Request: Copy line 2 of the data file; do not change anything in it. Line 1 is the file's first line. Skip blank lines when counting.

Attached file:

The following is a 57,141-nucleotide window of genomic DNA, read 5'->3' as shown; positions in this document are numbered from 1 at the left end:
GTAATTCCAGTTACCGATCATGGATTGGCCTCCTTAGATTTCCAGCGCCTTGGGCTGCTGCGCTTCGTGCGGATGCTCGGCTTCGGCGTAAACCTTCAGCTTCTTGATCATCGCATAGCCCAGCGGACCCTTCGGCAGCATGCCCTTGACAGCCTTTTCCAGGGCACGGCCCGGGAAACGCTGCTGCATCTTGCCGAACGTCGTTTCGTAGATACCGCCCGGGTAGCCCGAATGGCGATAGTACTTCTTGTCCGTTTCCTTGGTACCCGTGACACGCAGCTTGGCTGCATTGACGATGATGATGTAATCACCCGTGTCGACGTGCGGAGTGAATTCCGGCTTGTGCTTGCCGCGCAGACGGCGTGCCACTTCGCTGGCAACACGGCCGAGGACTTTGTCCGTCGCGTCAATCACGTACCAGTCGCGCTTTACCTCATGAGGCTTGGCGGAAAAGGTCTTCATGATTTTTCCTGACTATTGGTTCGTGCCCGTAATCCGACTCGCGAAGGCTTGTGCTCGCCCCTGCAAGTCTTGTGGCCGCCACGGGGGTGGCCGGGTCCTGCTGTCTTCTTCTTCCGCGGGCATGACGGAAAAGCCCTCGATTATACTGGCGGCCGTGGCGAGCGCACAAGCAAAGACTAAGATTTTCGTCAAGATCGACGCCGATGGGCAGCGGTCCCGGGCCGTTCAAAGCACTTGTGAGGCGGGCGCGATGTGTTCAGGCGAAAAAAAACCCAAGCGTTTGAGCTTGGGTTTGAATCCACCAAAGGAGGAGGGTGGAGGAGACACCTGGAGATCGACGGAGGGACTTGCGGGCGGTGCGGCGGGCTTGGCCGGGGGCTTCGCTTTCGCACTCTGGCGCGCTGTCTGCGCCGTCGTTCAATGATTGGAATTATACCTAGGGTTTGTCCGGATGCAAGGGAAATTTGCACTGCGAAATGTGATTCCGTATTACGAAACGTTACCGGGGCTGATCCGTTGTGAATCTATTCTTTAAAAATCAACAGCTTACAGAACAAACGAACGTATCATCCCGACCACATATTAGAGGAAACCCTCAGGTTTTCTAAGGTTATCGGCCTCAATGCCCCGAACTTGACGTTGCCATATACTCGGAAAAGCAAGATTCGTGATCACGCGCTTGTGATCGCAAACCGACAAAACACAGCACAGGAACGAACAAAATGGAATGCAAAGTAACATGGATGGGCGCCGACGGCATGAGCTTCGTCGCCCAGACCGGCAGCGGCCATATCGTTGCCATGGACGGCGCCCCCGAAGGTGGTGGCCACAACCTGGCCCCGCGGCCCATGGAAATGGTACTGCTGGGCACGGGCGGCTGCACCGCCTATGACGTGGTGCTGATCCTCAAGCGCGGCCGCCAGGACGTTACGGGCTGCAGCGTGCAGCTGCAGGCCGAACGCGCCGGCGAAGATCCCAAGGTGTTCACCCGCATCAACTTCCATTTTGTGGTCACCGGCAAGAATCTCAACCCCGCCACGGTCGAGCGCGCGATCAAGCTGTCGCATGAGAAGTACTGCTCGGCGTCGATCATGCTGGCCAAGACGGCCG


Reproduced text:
GTAATTCCAGTTACCGATCATGGATTGGCCTCCTTAGATTTCCAGCGCCTTGGGCTGCTGCGCTTCGTGCGGATGCTCGGCTTCGGCGTAAACCTTCAGCTTCTTGATCATCGCATAGCCCAGCGGACCCTTCGGCAGCATGCCCTTGACAGCCTTTTCCAGGGCACGGCCCGGGAAACGCTGCTGCATCTTGCCGAACGTCGTTTCGTAGATACCGCCCGGGTAGCCCGAATGGCGATAGTACTTCTTGTCCGTTTCCTTGGTACCCGTGACACGCAGCTTGGCTGCATTGACGATGATGATGTAATCACCCGTGTCGACGTGCGGAGTGAATTCCGGCTTGTGCTTGCCGCGCAGACGGCGTGCCACTTCGCTGGCAACACGGCCGAGGACTTTGTCCGTCGCGTCAATCACGTACCAGTCGCGCTTTACCTCATGAGGCTTGGCGGAAAAGGTCTTCATGATTTTTCCTGACTATTGGTTCGTGCCCGTAATCCGACTCGCGAAGGCTTGTGCTCGCCCCTGCAAGTCTTGTGGCCGCCACGGGGGTGGCCGGGTCCTGCTGTCTTCTTCTTCCGCGGGCATGACGGAAAAGCCCTCGATTATACTGGCGGCCGTGGCGAGCGCACAAGCAAAGACTAAGATTTTCGTCAAGATCGACGCCGATGGGCAGCGGTCCCGGGCCGTTCAAAGCACTTGTGAGGCGGGCGCGATGTGTTCAGGCGAAAAAAAACCCAAGCGTTTGAGCTTGGGTTTGAATCCACCAAAGGAGGAGGGTGGAGGAGACACCTGGAGATCGACGGAGGGACTTGCGGGCGGTGCGGCGGGCTTGGCCGGGGGCTTCGCTTTCGCACTCTGGCGCGCTGTCTGCGCCGTCGTTCAATGATTGGAATTATACCTAGGGTTTGTCCGGATGCAAGGGAAATTTGCACTGCGAAATGTGATTCCGTATTACGAAACGTTACCGGGGCTGATCCGTTGTGAATCTATTCTTTAAAAATCAACAGCTTACAGAACAAACGAACGTATCATCCCGACCACATATTAGAGGAAACCCTCAGGTTTTCTAAGGTTATCGGCCTCAATGCCCCGAACTTGACGTTGCCATATACTCGGAAAAGCAAGATTCGTGATCACGCGCTTGTGATCGCAAACCGACAAAACACAGCACAGGAACGAACAAAATGGAATGCAAAGTAACATGGATGGGCGCCGACGGCATGAGCTTCGTCGCCCAGACCGGCAGCGGCCATATCGTTGCCATGGACGGCGCCCCCGAAGGTGGTGGCCACAACCTGGCCCCGCGGCCCATGGAAATGGTACTGCTGGGCACGGGCGGCTGCACCGCCTATGACGTGGTGCTGATCCTCAAGCGCGGCCGCCAGGACGTTACGGGCTGCAGCGTGCAGCTGCAGGCCGAACGCGCCGGCGAAGATCCCAAGGTGTTCACCCGCATCAACTTCCATTTTGTGGTCACCGGCAAGAATCTCAACCCCGCCACGGTCGAGCGCGCGATCAAGCTGTCGCATGAGAAGTACTGCTCGGCGTCGATCATGCTGGCCAAGACGGCCG